If your great-grandmother’s Italian chinoiserie mirror ships cross-country and you unfurl the layers of packaging only to find the glass irremediably shattered, who is at fault, and where can you turn? The first step is to file a claim with the postal or courier service used for shipping. Any reputable shipping company’s website will have claim instructions readily available: USPS, UPS, FedEx, DHL, SEUR, to name a few.

What Can I Do if Someone Vandalized My House on Mischief Night?

What Can I Do if Someone Vandalized My House on Mischief Night?

Can Insurance Help If Your Home Is Damaged by a Hurricane?

How to Find the Right Lawyer for Your Needs

See All »

As the e-commerce revolution soars, growth in the parcel shipping market must keep pace with the demand. Consumer shopping habits, whether for the holiday blitz or everyday necessities, stipulate delivery services to drop packages on doorsteps nation-wide, 24/7. Amazon delivers an average of 608 million packages yearly! According to CNBC, Amazon's holiday metrics surpass all competitors. Online shopping sites afford advantageous deals with free and, or, same-day shipping. According to a Walker Sands retail report, 79 percent of U.S. consumers say free shipping makes them more likely to shop online. Fifty-four percent of U.S. consumers under age 25 say same-day shipping is their number-one purchase driver.

Damage to packages is increasingly likely as online shopping increases, retailers continue to promote rapid shipping, and delivery vehicles flood the roads. Online videos show delivery drivers recklessly delivering items and according to the latest reports, truck accidents have shown a steady increase over recent years. 

Parcel shipping in a more “traditional” sense, such as moving, mailing possessions, or gifting, to name a few reasons to pack and ship, is still a thriving component of the overall shipping landscape. Alas, with the sky-high volume of packages in transit, a certain percentage of them will arrive damaged.

In the unfortunate instance you are the recipient of a sordid mess of a package from a retailer, make your damage claims directly to the company you purchased from. Retailers contract with and are responsible for liaising with their couriers. For example, Amazon’s website states:

If your item is damaged or defective, you can return your product through our Online Return Center during the return period (most items can be returned within 30 days of receipt of shipment).

The Checklist: Protect Your Delivered Items

To allay potential “traditional” shipping issues, start with a proactive approach to a worst-case scenario. In other words, prepare by protecting your valuables.

Insure Your Package

If you intend to file a claim in the case of damages, you will need this. Should you get shipping insurance? Consider that if the cost of insurance on your item is less than what you would spend to replace it, getting insurance mitigates the risk!

Packing the Goods

Refresh your shipping know-how with professional advice.


Photograph your contents and your packing before you ship. If, and when, damage(s) occur to your items while in transit, document them on the receiving end. This is necessary evidence to submit with a potential claim.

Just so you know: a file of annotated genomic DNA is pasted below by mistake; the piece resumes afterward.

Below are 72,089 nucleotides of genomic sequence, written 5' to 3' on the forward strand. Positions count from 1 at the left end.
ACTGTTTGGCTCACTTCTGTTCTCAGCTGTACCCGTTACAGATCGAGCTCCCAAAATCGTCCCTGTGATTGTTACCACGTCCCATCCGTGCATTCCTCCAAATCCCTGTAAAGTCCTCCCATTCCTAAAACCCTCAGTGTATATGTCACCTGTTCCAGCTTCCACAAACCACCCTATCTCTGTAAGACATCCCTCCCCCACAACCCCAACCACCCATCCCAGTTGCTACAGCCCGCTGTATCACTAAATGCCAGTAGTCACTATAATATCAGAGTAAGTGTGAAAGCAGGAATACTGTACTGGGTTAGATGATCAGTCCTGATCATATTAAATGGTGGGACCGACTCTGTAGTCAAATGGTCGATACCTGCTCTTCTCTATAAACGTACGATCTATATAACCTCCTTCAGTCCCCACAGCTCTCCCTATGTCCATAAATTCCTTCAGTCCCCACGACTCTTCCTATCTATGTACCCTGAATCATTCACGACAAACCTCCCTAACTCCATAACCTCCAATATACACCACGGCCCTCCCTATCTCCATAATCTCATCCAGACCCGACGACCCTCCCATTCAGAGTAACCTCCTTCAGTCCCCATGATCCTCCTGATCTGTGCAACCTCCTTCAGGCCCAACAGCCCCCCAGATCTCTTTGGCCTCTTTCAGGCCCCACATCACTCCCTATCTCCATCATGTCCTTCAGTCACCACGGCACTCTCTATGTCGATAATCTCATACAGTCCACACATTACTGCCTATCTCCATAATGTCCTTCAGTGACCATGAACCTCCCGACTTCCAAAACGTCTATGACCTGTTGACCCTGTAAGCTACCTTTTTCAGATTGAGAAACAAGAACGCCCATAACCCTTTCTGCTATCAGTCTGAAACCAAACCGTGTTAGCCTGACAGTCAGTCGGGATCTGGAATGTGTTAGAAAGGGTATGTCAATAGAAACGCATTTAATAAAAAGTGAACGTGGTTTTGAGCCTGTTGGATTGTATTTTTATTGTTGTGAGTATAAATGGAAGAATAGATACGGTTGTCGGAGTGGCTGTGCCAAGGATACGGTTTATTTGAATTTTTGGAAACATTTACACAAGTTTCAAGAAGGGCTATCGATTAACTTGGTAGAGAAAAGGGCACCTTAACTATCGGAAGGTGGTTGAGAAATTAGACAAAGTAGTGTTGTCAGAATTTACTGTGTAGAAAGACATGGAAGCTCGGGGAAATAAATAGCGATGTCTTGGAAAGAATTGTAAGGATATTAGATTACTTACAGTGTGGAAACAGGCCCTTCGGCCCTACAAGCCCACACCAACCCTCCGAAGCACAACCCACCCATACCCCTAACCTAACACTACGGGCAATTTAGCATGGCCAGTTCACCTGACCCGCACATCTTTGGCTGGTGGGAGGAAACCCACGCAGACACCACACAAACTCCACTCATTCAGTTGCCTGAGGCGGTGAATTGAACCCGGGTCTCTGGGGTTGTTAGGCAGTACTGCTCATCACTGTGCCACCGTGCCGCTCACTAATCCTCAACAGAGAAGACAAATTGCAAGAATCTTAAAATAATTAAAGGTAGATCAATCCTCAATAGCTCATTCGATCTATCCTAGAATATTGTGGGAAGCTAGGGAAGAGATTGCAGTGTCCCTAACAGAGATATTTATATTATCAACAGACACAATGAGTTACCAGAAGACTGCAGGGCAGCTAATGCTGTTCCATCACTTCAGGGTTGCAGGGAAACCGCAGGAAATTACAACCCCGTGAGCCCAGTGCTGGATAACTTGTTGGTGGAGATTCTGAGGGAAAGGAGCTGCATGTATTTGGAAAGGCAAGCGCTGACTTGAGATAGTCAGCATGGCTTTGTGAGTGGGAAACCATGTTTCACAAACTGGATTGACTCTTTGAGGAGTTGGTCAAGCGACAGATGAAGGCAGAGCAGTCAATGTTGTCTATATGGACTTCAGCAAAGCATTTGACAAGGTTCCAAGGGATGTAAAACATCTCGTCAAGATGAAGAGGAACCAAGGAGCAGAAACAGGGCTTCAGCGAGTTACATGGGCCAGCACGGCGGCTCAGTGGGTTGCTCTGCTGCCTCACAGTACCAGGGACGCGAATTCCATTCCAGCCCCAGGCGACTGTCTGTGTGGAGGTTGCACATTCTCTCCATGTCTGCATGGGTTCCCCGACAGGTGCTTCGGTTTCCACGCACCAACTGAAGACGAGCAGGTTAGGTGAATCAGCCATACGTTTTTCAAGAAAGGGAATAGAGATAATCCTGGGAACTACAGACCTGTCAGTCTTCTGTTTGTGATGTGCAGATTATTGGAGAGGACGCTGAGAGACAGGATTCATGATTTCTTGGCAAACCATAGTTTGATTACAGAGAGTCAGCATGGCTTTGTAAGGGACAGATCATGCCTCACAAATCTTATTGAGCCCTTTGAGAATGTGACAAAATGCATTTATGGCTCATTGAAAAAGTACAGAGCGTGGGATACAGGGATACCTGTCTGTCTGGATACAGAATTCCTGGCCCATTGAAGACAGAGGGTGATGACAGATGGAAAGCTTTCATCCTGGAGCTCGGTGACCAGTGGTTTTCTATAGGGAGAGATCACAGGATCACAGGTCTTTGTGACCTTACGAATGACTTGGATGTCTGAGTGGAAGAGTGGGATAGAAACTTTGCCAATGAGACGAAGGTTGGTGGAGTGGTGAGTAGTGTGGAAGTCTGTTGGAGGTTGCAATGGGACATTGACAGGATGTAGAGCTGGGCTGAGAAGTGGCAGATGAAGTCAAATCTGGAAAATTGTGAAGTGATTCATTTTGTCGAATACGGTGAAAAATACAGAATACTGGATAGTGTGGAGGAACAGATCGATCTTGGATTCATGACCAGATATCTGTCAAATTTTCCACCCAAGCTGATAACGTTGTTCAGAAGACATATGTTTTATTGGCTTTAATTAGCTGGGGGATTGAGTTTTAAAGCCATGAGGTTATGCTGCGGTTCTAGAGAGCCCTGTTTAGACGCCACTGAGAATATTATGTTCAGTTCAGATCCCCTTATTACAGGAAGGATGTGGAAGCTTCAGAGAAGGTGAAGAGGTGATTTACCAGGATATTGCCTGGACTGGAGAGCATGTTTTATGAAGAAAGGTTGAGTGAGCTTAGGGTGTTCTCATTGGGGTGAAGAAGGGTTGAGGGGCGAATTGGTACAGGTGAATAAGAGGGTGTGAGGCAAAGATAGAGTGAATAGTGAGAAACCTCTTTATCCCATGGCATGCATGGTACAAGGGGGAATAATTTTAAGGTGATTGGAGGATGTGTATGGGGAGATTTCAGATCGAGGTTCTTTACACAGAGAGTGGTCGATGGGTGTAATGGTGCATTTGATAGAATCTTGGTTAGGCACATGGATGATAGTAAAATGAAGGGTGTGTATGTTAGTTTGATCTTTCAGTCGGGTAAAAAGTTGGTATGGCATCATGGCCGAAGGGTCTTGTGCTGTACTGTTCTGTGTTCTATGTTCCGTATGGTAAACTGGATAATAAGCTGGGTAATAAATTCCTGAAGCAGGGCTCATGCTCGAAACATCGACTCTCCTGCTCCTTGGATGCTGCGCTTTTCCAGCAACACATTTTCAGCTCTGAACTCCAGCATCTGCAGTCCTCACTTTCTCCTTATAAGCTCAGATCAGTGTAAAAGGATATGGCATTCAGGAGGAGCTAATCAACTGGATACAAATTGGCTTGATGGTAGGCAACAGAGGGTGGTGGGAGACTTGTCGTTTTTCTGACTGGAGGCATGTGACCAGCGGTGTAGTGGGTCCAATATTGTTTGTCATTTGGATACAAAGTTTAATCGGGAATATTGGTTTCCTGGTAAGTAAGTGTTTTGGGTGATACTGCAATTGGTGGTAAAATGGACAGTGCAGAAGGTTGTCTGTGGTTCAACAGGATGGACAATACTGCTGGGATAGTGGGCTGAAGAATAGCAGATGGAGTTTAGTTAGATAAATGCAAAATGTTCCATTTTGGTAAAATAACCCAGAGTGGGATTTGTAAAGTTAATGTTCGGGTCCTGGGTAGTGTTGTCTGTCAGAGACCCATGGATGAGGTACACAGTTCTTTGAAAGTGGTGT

Time Is of the Essence

Depending on where you file your damage claim, there are disparate windows of time for taking action. Look them up and adhere to them.


It behooves you to read the fine print on your shipping contract. Most likely, you will come across verbiage wherein the shipper waives any claim of liability for damages done to shipping contents beyond a shipping refund, barring the customer has purchased insurance. Normally, the insurance contract limits compensation to “fair market value,” which can differ from “replacement value.”

Signature Upon Delivery

When shipping, make sure to require a signature upon delivery. This activates a layer of protection for you. If the package shows noticeable signs of damage, the recipient can simply refuse to sign for it.

Small Claims Court: What You Need to know

Should you hire a lawyer and take your case to small claims court? “A reputable carrier will want a valid claim resolved without going to small claims court,” says Alyce Halchak with Gibbons Law in Newark, New Jersey. However, if you do find yourself embroiled in a fight and cannot negotiate a settlement, you may see no other solution. Consulting an attorney can be helpful, as they “know what judges find compelling and can help ... focus your case in an effective way,” according to Kimberly Hanlon at Lucēre Legal in Minneapolis.

Feeling uncomfortable taking on a large corporation? Rest assured it has been done before. One recent example is a “few people” who took Equifax to small claims court for its data breach – and won their case.

Check your state’s rules on small-claims court, as they vary. Local state government websites and county clerks are great starting points. In some states, you are required to have an attorney present. In others, you must represent yourself. Maximum dollar amounts you can sue for also vary but are generally between $5,000 and $10,000. Small claims court is meant to be less inexpensive, more expedient, and altogether “simpler” than higher courts. It is important to note that the winning party in a small claims case cannot collect attorney's fees from the losing party. Hiring an attorney, therefore, makes you responsible for paying your attorney out-of-pocket. With this in mind, weigh the pros and cons of pursuing a small-claims case.

May all of your packages arrive with no wear and tear. If the unavoidable becomes your reality, take prompt action by filing a claim, and proceed with patience and persistence.